R v JC, 2021 MBQB 52

A conditional sentence was considered fit and appropriate for an Indigenous offender that pleaded guilty to assault. He cares for his three children, is not a threat to the community and in keeping with Gladue principles, will keep his family unit together.

Indigenous Law Centre CaseWatch Blog

In 2017, the accused pleaded guilty to assaulting a victim. The victim was 17 and the accused was 22 at the time of the event. Both were intoxicated when they got into a vehicle together. The victim, who was in the passenger seat, passed out and awoke to find the accused on top of her. Despite her struggling, he pinned her down and threatened to hit her. He is now being sentenced for this matter.

The accused has some Gladue factors but had a good upbringing, a history of employment, and is the father of three children that are in his care. He does have an unrelated youth conviction, and not expressed remorse. However, the accused, an Indigenous man from Waywayseecappo First Nation, has a connection to his community. He has participated in sweat lodge ceremonies with his father, as well as on his own. The accused has his own children involved in traditional Indigenous ceremonies. The accused also participated in trapping with his father, when his father used to do so. He also has had issues with substance abuse, but when the accused was charged with this offence, he stopped drinking.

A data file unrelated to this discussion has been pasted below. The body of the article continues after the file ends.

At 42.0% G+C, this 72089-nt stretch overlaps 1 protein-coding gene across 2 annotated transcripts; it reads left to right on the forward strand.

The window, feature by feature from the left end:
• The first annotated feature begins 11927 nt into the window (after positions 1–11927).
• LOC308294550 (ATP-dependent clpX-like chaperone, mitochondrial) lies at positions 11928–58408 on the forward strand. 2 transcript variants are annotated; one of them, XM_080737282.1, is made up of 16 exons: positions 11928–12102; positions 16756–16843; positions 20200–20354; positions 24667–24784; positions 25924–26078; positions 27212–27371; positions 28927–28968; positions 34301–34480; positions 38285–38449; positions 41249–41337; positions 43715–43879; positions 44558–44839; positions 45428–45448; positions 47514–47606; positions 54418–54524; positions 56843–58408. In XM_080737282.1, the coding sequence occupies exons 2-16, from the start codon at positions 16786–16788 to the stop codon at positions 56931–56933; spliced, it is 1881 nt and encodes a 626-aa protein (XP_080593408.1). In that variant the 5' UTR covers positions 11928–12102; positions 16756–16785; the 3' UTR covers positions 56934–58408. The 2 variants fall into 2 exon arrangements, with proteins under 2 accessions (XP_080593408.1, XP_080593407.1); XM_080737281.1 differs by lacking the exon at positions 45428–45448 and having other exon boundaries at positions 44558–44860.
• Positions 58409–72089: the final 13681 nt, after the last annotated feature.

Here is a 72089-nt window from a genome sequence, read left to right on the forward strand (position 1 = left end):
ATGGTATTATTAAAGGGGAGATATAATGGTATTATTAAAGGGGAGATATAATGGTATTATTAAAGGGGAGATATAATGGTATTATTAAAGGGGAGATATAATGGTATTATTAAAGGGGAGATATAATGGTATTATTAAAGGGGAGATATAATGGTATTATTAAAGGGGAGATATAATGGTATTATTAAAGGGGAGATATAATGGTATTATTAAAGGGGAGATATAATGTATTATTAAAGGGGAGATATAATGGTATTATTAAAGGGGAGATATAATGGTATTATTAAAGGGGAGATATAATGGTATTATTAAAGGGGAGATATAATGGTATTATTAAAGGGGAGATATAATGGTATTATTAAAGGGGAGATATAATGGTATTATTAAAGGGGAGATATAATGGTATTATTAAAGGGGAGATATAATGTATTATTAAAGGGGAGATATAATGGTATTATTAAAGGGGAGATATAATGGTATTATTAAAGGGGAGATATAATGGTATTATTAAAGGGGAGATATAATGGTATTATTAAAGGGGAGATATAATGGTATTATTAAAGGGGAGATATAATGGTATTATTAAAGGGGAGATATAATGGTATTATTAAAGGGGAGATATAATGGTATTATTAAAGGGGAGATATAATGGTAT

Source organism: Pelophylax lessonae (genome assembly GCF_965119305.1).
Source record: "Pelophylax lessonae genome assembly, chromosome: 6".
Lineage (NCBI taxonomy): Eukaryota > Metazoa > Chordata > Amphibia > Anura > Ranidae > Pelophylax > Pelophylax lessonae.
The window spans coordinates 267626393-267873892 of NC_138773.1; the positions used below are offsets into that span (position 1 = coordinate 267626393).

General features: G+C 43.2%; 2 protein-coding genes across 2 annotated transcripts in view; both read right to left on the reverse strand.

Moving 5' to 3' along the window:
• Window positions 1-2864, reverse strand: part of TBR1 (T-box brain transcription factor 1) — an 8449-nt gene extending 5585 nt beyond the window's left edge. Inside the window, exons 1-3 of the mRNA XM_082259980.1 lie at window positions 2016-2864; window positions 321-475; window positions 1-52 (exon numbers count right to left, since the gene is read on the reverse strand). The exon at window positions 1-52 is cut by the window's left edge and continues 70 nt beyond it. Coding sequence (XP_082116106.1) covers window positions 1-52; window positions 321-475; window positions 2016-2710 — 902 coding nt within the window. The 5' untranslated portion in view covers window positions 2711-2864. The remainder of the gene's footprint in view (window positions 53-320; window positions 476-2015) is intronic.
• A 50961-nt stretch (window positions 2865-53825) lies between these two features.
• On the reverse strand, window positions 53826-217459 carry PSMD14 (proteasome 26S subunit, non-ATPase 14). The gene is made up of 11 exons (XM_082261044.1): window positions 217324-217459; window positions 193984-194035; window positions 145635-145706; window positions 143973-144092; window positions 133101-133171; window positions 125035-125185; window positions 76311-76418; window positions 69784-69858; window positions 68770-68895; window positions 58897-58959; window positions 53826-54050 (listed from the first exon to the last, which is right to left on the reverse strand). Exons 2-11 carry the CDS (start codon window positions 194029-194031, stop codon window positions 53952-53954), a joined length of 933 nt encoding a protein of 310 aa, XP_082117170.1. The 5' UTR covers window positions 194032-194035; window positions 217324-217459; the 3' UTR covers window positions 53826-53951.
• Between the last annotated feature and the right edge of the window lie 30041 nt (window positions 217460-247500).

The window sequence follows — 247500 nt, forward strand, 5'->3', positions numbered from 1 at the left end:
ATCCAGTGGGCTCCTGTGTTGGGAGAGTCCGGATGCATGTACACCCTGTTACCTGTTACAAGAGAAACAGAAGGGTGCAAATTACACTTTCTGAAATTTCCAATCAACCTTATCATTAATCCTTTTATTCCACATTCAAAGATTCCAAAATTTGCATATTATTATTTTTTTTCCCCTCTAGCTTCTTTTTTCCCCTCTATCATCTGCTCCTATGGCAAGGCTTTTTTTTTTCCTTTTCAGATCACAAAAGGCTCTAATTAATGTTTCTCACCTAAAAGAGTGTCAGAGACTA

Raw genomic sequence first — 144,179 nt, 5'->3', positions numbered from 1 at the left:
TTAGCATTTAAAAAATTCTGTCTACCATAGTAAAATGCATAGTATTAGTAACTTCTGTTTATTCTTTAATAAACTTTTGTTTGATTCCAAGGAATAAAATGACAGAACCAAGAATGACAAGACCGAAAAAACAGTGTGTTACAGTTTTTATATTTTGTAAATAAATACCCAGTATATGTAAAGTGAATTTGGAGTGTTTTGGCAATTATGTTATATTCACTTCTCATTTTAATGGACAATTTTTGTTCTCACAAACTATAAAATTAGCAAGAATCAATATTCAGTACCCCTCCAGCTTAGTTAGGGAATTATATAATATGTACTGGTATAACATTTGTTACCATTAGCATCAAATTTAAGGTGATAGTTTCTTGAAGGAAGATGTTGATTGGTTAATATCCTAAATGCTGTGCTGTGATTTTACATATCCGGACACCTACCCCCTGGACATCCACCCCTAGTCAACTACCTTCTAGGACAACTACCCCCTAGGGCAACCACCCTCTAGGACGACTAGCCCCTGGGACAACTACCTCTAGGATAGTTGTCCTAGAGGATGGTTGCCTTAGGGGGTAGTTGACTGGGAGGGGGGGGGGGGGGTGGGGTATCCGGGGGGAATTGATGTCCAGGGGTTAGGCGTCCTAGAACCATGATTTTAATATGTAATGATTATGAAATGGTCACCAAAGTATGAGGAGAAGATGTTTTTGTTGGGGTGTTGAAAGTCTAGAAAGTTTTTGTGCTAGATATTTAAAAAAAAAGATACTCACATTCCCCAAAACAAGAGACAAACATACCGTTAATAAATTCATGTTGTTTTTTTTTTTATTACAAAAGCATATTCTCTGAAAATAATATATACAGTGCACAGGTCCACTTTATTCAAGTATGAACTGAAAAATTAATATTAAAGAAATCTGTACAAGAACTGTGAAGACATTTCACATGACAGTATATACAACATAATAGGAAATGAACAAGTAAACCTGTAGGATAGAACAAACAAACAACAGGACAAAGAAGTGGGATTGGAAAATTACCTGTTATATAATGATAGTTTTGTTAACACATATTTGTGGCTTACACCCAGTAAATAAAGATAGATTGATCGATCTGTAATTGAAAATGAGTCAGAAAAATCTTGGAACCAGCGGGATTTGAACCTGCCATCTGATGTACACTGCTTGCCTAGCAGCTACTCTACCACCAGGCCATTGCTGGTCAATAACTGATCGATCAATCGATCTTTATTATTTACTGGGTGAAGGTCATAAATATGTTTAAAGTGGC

While a custodial sentence is needed to denounce the actions of the accused, a period of actual incarceration is not needed. He is sentenced to a period of incarceration of 9 months, to be served in the community, subject to conditions. As well, a term of probation of 2 years following the completion of the sentence is imposed. The accused is not a danger to the community and the safety of the community would not be endangered by the accused serving his sentence in the community. The accused has care of his three children. The breakdown of familial relationships is a recurring consequence of colonialization. In this case, the accused being incarcerated would continue that intergenerational harm. A conditional sentence would keep this family unit together.

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